June 10, 2023 

Phoenix Mercury, Griner are apparent targets of harassment at Dallas airport

Players, WNBPA call for heightened safety measures

The Phoenix Mercury and star center Brittney Griner appear to have been targets of a harassment incident at a Dallas airport on Saturday, re-igniting conversation around player safety and sparking renewed calls for charter flights.

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In a video posted on social media, a man is shown yelling at Griner, who was wrongfully detained in a Russian prison in 2022. Griner was freed in December through a prisoner swap for international arms dealer Viktor Bout. The man in the video references Bout and yells that Griner “hates America.”

As a result, Mercury forward Brianna Turner tweeted, the Mercury players “nervously huddled in a corner unsure how to move about.”

Phoenix Mercury teammate Shey Peddy added that the incident was “completely unacceptable.”

The Mercury players contacted Terri Jackson, the executive director of the Women’s National Basketball Players Association (WNBPA), from the airport and relayed what had happened. According to reports, the man was eventually pushed away by security personnel and tackled.

The WNBA issued a statement on Saturday that called the incident “inappropriate and unfortunate.”

“The safety of Brittney Griner and all WNBA players is our top priority,” the statement continued. “Prior to the season, the WNBA worked together with the Phoenix Mercury and BG’s team to ensure her safety during her travel, which included charter flights for WNBA games and assigned security personnel with her at all times.  We remain steadfastly committed to the highest standards of security for players.”

The WNBPA also issued a statement that criticized the provision in the WNBA’s collective bargaining agreement that requires teams to fly commercially rather than take charter flights.

“As we continue to hear from our members throughout the start of the season and particularly today with the situation involving the Phoenix Mercury at the Dallas airport, we are quite clear that the matter of charter travel is NOT a ‘competitive advantage’ issue,” the WNBPA said. “We cannot help but wonder if the league and teams preclude more reasonable and flexible rules regarding charter travel in 2023 in order to seek leverage on this issue at the bargaining table.

“What BG and all of her PHX teammates experienced today was a calculated confrontation that left them feeling very unsafe. Everyone who was paying attention knew this would happen. We could have and should have been more proactive.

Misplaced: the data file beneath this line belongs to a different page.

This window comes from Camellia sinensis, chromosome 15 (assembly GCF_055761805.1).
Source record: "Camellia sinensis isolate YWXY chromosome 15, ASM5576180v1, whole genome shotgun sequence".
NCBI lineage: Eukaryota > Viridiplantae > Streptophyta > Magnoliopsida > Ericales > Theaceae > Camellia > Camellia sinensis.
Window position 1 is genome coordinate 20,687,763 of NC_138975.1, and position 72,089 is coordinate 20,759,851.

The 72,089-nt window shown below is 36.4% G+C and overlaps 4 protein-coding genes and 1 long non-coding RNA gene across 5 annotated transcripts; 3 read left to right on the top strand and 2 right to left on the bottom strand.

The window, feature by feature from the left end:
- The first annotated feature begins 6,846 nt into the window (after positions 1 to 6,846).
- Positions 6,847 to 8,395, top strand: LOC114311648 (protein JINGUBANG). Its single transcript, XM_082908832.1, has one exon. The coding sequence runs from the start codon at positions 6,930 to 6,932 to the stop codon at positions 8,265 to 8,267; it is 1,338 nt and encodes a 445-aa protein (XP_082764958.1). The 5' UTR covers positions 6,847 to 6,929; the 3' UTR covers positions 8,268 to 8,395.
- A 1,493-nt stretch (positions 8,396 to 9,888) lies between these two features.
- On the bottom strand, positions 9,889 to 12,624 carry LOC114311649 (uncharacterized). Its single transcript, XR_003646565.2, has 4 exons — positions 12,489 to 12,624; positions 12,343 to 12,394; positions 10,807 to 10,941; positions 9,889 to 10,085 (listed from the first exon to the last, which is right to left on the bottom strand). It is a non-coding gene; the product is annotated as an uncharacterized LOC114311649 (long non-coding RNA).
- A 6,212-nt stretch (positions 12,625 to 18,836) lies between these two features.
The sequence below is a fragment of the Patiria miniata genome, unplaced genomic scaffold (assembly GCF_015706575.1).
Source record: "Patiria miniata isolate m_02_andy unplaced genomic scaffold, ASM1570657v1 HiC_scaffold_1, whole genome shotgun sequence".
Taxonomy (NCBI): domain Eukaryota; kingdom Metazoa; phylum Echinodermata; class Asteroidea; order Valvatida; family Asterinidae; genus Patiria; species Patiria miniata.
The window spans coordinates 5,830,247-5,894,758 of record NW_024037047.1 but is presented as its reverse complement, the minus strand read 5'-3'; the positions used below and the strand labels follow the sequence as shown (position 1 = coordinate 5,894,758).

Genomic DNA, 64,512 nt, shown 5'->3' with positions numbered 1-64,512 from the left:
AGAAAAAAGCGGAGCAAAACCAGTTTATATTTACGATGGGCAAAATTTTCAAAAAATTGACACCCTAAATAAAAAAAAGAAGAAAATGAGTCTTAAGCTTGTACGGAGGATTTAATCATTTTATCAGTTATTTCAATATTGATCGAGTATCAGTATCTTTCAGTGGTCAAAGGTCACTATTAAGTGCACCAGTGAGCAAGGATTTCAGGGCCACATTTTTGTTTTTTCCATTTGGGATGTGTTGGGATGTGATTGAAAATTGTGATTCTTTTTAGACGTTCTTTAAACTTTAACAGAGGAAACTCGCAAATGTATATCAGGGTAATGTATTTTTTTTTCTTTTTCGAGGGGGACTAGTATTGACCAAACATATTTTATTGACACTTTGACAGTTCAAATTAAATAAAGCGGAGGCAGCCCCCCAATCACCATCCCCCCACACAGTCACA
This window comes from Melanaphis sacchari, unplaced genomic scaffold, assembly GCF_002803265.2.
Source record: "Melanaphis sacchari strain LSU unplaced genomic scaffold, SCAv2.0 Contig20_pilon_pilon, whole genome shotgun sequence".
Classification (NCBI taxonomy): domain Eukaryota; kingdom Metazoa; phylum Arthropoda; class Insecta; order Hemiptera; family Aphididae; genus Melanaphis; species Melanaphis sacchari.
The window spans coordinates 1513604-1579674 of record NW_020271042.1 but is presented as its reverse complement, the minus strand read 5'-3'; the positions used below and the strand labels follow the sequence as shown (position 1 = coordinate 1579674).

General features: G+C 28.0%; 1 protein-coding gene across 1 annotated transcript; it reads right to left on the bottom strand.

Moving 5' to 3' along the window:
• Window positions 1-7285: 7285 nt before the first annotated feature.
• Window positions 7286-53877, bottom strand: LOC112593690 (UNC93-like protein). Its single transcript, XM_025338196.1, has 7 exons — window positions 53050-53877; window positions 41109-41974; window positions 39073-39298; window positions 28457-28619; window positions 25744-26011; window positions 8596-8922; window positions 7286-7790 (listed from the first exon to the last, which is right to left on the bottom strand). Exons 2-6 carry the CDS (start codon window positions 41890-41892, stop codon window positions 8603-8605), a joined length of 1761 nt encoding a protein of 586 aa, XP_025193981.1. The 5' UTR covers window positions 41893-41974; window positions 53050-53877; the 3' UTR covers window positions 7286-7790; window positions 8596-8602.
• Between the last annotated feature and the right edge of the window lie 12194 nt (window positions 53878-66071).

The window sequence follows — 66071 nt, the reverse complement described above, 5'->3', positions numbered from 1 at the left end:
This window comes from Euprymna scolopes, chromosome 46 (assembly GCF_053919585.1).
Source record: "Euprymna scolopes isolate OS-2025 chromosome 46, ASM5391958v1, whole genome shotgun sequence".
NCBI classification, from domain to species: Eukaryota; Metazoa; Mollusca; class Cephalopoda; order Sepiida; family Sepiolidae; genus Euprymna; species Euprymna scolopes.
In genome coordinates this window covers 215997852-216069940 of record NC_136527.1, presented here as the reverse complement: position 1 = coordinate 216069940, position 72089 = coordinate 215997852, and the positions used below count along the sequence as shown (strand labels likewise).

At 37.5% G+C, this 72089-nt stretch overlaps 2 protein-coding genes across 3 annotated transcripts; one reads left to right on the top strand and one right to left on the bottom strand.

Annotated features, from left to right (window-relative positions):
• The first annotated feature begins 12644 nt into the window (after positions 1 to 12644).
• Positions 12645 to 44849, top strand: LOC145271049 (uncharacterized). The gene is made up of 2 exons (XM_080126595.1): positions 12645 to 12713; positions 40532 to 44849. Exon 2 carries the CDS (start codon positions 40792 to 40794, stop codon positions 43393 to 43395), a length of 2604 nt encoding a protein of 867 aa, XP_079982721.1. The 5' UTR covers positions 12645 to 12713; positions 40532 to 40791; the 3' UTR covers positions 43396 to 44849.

“Allowing teams to fly charter is ONLY about player health and safety, and until the league and teams take this issue seriously, situations like this will continue to occur.

“Every commercial flight forced upon our players is a threat to their health and safety. We implore the league and the teams not to wait another day to change the rule regarding travel.”

Players and others around the WNBA also reacted to the incident on social media. Mercury guard Sophie Cunningham reposted the WNBPA’s statement to her Instagram story and implored the WNBA and its commissioner, Cathy Engelbert, to “PROTECT YOUR PLAYERS.”

Isabelle Harrison, a forward for the Chicago Sky and a teammate of Griner’s in Phoenix in 2016, tweeted that Griner should be able to get additional security.

Griner’s agent, Lindsay Kagawa Colas, requested charter flights and improved security for players across the league in a thread on Twitter. “It’s past time for charters and enhanced security measures for all players,” Kagawa Colas wrote.

The WNBA had foreseen potential security issues before the 2023 season began. Engelbert said in an April press conference that the league was looking for more security for its players.

“We all want to protect all of our players,” Engelbert said. “So we’re looking at additional security for all of our players — not just Brittney, but Brittney definitely.”

The Mercury said in a statement that they will work with the WNBA in response to Saturday’s incident. The team also reaffirmed its commitments both to player health and well-being and to raising awareness about American citizens who are unjustly detained abroad. In April, the Mercury partnered with Bring Our Families Home to increase awareness, mobilize people to take action and support those affected by unjust detention in foreign countries.

“The health and well-being of our players and staff are our top priority and we will always take every step within our power to protect player safety,” the Mercury’s statement read in part. “We are committed to our support of BG and advocating for all American hostages abroad. We will continue our support of marginalized communities and fighting the kind of hate that targeted us today.

“No one, regardless of identity, should ever fear for their safety.”

Written by Aya Abdeen

Aya Abdeen is a student in sports journalism at Arizona State University and has been a contributing writer for The Next since December 2022. She is also a sports reporter for the Sun Devils’ women’s basketball team for The State Press. Her work has also appeared on AZPreps365.

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